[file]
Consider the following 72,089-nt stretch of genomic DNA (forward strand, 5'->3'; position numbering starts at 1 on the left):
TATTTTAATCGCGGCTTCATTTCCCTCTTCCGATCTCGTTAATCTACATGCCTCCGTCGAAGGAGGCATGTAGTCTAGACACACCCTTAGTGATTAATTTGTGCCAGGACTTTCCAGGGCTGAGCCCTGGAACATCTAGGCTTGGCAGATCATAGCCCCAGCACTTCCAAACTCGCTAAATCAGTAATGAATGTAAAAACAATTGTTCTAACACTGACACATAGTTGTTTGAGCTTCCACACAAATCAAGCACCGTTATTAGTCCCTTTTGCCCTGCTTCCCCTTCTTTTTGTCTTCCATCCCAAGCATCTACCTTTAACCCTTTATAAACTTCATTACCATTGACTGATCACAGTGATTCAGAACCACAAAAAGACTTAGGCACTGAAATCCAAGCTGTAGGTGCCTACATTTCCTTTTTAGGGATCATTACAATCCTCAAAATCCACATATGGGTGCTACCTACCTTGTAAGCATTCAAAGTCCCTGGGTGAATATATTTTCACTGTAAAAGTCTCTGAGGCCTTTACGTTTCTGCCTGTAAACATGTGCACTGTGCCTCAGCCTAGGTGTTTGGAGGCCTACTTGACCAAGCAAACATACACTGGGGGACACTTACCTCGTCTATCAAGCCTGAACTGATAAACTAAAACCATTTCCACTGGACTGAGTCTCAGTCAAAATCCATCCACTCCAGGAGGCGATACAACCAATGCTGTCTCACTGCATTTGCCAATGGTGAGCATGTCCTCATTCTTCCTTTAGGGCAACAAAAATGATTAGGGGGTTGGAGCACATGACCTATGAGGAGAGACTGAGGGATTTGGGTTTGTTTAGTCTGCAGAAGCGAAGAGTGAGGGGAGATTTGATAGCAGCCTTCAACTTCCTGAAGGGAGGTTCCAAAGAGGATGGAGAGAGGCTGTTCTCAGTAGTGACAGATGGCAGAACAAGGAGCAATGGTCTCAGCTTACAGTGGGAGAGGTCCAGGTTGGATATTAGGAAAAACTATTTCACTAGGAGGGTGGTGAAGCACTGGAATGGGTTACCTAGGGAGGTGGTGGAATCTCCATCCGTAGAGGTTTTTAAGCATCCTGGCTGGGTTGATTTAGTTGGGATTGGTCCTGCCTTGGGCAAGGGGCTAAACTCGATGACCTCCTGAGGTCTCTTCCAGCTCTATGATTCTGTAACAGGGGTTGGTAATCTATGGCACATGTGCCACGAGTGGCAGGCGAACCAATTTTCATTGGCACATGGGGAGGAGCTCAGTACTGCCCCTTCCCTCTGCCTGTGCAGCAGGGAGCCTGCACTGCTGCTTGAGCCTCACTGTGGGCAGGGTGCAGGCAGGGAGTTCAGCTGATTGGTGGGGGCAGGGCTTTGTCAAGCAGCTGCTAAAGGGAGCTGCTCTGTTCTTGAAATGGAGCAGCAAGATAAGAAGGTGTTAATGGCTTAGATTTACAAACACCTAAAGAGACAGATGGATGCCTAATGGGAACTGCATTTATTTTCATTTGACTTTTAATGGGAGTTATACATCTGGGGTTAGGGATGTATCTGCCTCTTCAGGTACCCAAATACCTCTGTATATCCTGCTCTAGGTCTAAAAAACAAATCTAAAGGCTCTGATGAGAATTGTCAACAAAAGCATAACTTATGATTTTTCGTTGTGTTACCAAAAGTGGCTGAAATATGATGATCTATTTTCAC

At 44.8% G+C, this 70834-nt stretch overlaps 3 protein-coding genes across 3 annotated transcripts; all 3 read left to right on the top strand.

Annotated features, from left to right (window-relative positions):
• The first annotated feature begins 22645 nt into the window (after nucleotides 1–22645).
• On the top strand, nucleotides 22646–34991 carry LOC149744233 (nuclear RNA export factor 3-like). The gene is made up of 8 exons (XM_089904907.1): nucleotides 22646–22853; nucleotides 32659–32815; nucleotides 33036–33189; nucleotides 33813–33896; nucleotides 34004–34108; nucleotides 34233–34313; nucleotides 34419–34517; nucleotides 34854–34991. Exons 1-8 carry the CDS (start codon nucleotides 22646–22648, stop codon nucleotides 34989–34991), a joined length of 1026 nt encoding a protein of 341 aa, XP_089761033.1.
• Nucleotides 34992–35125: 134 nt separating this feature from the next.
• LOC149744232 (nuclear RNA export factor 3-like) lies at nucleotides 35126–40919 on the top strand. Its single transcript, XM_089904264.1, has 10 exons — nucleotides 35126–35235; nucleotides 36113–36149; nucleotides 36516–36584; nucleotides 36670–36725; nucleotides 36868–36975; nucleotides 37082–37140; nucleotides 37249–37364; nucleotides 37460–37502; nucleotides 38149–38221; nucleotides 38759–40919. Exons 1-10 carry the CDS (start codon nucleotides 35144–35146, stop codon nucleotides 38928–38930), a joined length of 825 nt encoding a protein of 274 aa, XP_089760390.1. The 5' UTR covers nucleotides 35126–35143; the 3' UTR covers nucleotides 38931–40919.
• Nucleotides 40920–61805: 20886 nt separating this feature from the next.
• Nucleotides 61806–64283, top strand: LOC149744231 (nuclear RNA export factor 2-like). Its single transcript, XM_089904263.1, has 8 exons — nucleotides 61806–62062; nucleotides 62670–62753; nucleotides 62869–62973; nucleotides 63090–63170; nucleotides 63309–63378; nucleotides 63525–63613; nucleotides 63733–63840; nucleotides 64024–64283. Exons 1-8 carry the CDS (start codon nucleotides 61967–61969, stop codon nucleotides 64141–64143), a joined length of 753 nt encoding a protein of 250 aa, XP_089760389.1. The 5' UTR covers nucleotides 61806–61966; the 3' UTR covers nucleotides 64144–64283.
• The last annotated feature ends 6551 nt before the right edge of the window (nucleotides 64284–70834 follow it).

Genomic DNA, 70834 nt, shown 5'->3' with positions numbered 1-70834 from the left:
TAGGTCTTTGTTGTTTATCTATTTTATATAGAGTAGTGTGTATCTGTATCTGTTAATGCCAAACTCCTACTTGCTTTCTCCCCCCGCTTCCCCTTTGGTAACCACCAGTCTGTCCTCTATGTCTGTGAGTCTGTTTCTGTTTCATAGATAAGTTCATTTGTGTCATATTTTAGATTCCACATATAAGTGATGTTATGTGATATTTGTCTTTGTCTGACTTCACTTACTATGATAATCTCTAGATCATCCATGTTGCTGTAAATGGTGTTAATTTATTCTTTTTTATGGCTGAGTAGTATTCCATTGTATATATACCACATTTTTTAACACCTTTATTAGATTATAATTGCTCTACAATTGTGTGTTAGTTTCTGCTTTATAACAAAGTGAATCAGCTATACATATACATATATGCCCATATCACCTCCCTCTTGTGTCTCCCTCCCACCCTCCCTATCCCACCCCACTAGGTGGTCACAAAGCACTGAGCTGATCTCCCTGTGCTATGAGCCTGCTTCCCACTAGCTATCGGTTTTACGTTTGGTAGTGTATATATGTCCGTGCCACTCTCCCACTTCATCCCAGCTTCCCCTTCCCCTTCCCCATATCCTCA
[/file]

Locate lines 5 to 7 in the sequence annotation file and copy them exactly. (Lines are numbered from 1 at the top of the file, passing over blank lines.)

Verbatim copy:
• The first annotated feature begins 22645 nt into the window (after nucleotides 1–22645).
• On the top strand, nucleotides 22646–34991 carry LOC149744233 (nuclear RNA export factor 3-like). The gene is made up of 8 exons (XM_089904907.1): nucleotides 22646–22853; nucleotides 32659–32815; nucleotides 33036–33189; nucleotides 33813–33896; nucleotides 34004–34108; nucleotides 34233–34313; nucleotides 34419–34517; nucleotides 34854–34991. Exons 1-8 carry the CDS (start codon nucleotides 22646–22648, stop codon nucleotides 34989–34991), a joined length of 1026 nt encoding a protein of 341 aa, XP_089761033.1.
• Nucleotides 34992–35125: 134 nt separating this feature from the next.